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Movie Review: ‘Terminator: Dark Fate’

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Linda Hamilton and Arnold Schwarzenegger in Terminator: Dark Fate

After multiple disappointing entries over the past couple of decades, you wouldn’t expect the latest installment of the Terminator franchise to warrant much excitement. But unlike the past three films, which include 2015’s abysmal Terminator: Genisys — arguably the lowest point in the series — Terminator: Dark Fate leverages two key ingredients that have been missing since 1991: series creator James Cameron and his magnetic leading lady, Linda Hamilton.

Reprising one of her most iconic roles after a 28-year absence, Hamilton’s Sarah Connor sets the stage, informing us (via voiceover) the future she had been warned of, where the machines rose up against humanity in August of 1997, never happened. Her actions during the events of Terminator 2: Judgment Day prevented the creation of Skynet, but that doesn’t mean she thwarted the conflict between humans and machines entirely. It may have taken longer to manifest, and the artificial intelligence at the center of it all may have a different name, but it wouldn’t be a Terminator film without a devastating war, a murderous machine from the future, and a courageous soldier to protect its target.

This time, it’s Dani Ramos (Natalia Reyes) on the hit list, stalked relentlessly by the Rev-9 (Gabriel Luna), a hybrid of sorts that features a solid endoskeleton covered by a layer of liquid metal, which affords it the ability to split into two separate entities and approach its target from multiple angles. But as the Rev-9 descends on Dani and her brother (Diego Boneta), help arrives in the form of Grace (Mackenzie Davis), an augmented human from the future tasked with keeping Dani out of harm’s way. Battling across the auto factory where Dani and her brother work, Grace and the Rev-9 trade blows until she’s able to subdue it long enough to escape in a stolen truck, leading to a frantic freeway pursuit that echoes one of the best sequences from Judgment Day.

Mackenzie Davis and Natalia Reyes in Terminator: Dark Fate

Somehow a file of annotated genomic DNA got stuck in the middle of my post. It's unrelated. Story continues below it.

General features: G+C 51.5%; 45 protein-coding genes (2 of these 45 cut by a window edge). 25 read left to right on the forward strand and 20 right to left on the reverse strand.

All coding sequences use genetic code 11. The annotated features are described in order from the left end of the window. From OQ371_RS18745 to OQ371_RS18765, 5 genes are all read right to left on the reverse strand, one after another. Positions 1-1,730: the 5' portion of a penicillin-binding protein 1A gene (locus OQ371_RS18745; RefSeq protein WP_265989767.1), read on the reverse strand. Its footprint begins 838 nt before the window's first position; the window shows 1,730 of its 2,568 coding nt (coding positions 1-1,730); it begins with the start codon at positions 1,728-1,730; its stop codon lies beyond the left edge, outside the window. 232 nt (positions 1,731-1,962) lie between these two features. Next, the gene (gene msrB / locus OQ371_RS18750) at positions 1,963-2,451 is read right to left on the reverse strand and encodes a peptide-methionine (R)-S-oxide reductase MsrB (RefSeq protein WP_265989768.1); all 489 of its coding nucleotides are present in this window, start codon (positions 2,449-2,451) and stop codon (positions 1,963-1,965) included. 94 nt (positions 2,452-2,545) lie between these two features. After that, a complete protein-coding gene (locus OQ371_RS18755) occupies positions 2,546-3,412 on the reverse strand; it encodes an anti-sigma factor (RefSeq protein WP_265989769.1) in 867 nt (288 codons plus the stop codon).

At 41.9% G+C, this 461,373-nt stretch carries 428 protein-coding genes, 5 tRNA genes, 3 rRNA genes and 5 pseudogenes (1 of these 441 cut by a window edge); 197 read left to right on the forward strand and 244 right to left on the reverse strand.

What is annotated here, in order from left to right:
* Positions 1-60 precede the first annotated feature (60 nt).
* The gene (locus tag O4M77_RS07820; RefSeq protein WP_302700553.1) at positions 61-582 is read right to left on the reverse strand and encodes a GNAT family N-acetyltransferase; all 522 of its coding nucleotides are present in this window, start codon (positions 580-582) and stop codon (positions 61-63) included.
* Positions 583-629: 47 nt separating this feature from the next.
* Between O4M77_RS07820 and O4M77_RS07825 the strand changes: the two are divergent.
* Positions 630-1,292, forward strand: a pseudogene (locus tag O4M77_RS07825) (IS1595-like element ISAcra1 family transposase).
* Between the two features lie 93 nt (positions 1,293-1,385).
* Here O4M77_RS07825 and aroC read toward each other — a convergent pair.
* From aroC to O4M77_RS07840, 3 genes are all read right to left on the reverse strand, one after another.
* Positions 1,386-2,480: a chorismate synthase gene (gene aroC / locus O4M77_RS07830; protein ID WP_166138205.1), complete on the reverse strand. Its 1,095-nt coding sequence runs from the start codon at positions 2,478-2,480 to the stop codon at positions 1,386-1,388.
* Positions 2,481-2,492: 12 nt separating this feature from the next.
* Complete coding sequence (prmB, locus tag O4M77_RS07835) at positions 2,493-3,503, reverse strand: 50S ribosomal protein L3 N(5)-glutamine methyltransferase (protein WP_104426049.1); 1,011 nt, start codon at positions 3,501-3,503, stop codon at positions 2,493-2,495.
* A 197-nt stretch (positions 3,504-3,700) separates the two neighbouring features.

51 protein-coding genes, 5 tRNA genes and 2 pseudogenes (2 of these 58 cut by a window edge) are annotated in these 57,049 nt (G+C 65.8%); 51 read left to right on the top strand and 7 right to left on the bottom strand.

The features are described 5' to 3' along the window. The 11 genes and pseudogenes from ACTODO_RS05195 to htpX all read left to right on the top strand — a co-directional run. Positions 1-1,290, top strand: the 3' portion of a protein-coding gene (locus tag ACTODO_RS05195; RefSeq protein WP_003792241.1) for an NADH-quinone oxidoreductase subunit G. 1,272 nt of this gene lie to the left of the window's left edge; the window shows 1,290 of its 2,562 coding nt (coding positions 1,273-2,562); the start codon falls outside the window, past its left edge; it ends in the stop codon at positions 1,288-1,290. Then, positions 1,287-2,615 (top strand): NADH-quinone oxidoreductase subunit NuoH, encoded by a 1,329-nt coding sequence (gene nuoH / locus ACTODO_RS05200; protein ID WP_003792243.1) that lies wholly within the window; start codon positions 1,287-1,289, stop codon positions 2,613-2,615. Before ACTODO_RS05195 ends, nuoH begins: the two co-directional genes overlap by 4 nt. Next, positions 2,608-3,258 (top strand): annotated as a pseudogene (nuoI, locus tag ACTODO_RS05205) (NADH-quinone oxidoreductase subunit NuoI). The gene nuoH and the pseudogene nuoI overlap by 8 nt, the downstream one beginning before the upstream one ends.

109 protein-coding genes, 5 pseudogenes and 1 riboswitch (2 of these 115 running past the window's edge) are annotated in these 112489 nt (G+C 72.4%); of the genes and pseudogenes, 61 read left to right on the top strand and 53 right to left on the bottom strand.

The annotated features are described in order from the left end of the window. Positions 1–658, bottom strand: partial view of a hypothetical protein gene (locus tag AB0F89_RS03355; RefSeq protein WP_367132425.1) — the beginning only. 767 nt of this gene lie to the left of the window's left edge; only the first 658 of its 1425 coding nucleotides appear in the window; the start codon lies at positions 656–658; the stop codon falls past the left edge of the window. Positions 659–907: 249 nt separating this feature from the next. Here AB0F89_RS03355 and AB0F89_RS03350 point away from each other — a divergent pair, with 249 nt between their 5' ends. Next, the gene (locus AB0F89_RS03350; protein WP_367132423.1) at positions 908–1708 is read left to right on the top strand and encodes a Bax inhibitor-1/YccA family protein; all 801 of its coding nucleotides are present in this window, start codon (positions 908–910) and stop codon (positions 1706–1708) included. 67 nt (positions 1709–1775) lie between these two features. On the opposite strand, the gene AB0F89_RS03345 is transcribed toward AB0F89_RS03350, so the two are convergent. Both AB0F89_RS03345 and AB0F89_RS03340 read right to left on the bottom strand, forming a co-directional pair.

As the Rev-9 closes in, Sarah Connor enters the fray with an assortment of high-powered weaponry. Her arrival, accompanied by the franchise’s instantly recognizable main theme, is a bona fide goosebump-inducing hero moment, and seeing Hamilton decked out in tactical gear and brandishing a rocket launcher is damn near euphoric. The years haven’t diminished Sarah’s lethality, but they’ve gifted her with a sardonic wit that makes for a good counterbalance to Grace’s no-bullshit demeanor, and both Davis and Hamilton seem to relish the tension-filled moments they share.

That Dani, Grace and Sarah will continue to be stalked by the Rev-9 is a given, but the journey takes them to some unexpected locales, including a detention center operated by the US Border Patrol and a secluded Texas cabin owned by the proprietor of a drape-cleaning service. That Arnold Schwarzenegger also returns is no secret, but the premise under which that return occurs is a masterful bit of storytelling and one of Dark Fate‘s most interesting plot developments. Thankfully, director Tim Miller is smart enough to keep the focus on our heroines rather than putting Schwarzenegger at center stage, and the back half of the film is better because of it — Arnie’s here to serve the narrative, and that narrative is squarely centered on Dani, Grace and Sarah, as it should be.

Terminator: Dark Fate is at its best during its quieter, character-focused moments, which can likely be attributed to the involvement of producer James Cameron, taking a hands-on involvement in the series for the first time since 1991. Things get a bit messy during some of the larger action sequences, where rapid camera cuts and excessive use of CG result in muddled visuals. On more than a few occasions, it’s difficult to discern exactly what the hell is going on, especially during scenes that are staged at nighttime or in dimly lit conditions, which just so happens to be the bulk of the film’s third act. It’s a major flaw that detracts from the overall experience, but the cast is strong enough — particularly Hamilton and Davis — that we’re willing to endure these shortcomings.

To call Terminator: Dark Fate the best film in the series since Judgment Day wouldn’t be inaccurate. In fact, as far as the mythology is concerned, it’s the ONLY franchise entry since then: Cameron has disavowed those other stories completely, and as the de factor third chapter in the story of Sarah Connor, this is a very worthy continuation of her journey. Thanks to its surprisingly smart script and a captivating turn from Hamilton, Dark Fate puts the series on the road to redemption.

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